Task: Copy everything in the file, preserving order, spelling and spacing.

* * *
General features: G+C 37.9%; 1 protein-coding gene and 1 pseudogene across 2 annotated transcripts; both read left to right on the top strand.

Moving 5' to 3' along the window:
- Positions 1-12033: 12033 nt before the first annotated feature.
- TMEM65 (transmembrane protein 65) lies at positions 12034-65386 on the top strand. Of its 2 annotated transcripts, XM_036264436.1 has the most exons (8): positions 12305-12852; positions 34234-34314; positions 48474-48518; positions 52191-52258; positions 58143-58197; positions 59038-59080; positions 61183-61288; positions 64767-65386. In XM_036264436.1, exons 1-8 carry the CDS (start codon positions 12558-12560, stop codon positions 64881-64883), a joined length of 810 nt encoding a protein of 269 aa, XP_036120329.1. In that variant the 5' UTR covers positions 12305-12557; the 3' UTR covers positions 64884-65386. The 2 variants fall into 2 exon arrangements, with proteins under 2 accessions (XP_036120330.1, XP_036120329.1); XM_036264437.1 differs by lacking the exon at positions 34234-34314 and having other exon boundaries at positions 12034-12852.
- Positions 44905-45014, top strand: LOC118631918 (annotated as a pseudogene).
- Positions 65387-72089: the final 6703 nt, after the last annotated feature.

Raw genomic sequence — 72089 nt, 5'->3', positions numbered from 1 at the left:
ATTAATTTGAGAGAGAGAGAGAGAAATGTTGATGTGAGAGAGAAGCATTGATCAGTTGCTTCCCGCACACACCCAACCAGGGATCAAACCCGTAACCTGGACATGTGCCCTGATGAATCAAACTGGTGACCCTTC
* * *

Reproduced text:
General features: G+C 37.9%; 1 protein-coding gene and 1 pseudogene across 2 annotated transcripts; both read left to right on the top strand.

Moving 5' to 3' along the window:
- Positions 1-12033: 12033 nt before the first annotated feature.
- TMEM65 (transmembrane protein 65) lies at positions 12034-65386 on the top strand. Of its 2 annotated transcripts, XM_036264436.1 has the most exons (8): positions 12305-12852; positions 34234-34314; positions 48474-48518; positions 52191-52258; positions 58143-58197; positions 59038-59080; positions 61183-61288; positions 64767-65386. In XM_036264436.1, exons 1-8 carry the CDS (start codon positions 12558-12560, stop codon positions 64881-64883), a joined length of 810 nt encoding a protein of 269 aa, XP_036120329.1. In that variant the 5' UTR covers positions 12305-12557; the 3' UTR covers positions 64884-65386. The 2 variants fall into 2 exon arrangements, with proteins under 2 accessions (XP_036120330.1, XP_036120329.1); XM_036264437.1 differs by lacking the exon at positions 34234-34314 and having other exon boundaries at positions 12034-12852.
- Positions 44905-45014, top strand: LOC118631918 (annotated as a pseudogene).
- Positions 65387-72089: the final 6703 nt, after the last annotated feature.

Raw genomic sequence — 72089 nt, 5'->3', positions numbered from 1 at the left:
ATTAATTTGAGAGAGAGAGAGAGAAATGTTGATGTGAGAGAGAAGCATTGATCAGTTGCTTCCCGCACACACCCAACCAGGGATCAAACCCGTAACCTGGACATGTGCCCTGATGAATCAAACTGGTGACCCTTC